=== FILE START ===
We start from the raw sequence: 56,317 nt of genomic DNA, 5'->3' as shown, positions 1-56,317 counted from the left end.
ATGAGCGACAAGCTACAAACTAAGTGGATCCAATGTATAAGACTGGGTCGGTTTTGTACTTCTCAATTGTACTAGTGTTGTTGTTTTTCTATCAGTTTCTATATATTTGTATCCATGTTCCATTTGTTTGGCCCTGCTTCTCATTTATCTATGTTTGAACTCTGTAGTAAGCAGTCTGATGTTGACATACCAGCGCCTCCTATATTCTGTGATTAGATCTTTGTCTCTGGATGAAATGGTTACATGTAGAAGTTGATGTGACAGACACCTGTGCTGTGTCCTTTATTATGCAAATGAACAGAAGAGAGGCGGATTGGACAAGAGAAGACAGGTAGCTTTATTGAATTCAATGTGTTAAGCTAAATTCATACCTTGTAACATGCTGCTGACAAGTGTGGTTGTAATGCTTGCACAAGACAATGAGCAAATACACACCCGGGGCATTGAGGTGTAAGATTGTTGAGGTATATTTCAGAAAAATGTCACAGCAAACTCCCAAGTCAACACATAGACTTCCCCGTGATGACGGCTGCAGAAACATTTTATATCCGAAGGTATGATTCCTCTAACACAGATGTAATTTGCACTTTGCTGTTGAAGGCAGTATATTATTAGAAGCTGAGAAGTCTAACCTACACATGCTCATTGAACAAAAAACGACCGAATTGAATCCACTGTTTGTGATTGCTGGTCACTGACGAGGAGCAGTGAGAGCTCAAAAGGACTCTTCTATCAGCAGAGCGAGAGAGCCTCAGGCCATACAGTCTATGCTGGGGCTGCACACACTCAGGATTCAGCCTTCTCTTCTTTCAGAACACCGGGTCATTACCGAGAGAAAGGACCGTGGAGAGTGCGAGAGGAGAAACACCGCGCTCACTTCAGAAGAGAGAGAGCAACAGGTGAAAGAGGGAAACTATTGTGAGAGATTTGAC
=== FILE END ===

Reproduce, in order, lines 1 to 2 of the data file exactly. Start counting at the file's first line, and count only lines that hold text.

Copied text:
We start from the raw sequence: 56,317 nt of genomic DNA, 5'->3' as shown, positions 1-56,317 counted from the left end.
ATGAGCGACAAGCTACAAACTAAGTGGATCCAATGTATAAGACTGGGTCGGTTTTGTACTTCTCAATTGTACTAGTGTTGTTGTTTTTCTATCAGTTTCTATATATTTGTATCCATGTTCCATTTGTTTGGCCCTGCTTCTCATTTATCTATGTTTGAACTCTGTAGTAAGCAGTCTGATGTTGACATACCAGCGCCTCCTATATTCTGTGATTAGATCTTTGTCTCTGGATGAAATGGTTACATGTAGAAGTTGATGTGACAGACACCTGTGCTGTGTCCTTTATTATGCAAATGAACAGAAGAGAGGCGGATTGGACAAGAGAAGACAGGTAGCTTTATTGAATTCAATGTGTTAAGCTAAATTCATACCTTGTAACATGCTGCTGACAAGTGTGGTTGTAATGCTTGCACAAGACAATGAGCAAATACACACCCGGGGCATTGAGGTGTAAGATTGTTGAGGTATATTTCAGAAAAATGTCACAGCAAACTCCCAAGTCAACACATAGACTTCCCCGTGATGACGGCTGCAGAAACATTTTATATCCGAAGGTATGATTCCTCTAACACAGATGTAATTTGCACTTTGCTGTTGAAGGCAGTATATTATTAGAAGCTGAGAAGTCTAACCTACACATGCTCATTGAACAAAAAACGACCGAATTGAATCCACTGTTTGTGATTGCTGGTCACTGACGAGGAGCAGTGAGAGCTCAAAAGGACTCTTCTATCAGCAGAGCGAGAGAGCCTCAGGCCATACAGTCTATGCTGGGGCTGCACACACTCAGGATTCAGCCTTCTCTTCTTTCAGAACACCGGGTCATTACCGAGAGAAAGGACCGTGGAGAGTGCGAGAGGAGAAACACCGCGCTCACTTCAGAAGAGAGAGAGCAACAGGTGAAAGAGGGAAACTATTGTGAGAGATTTGAC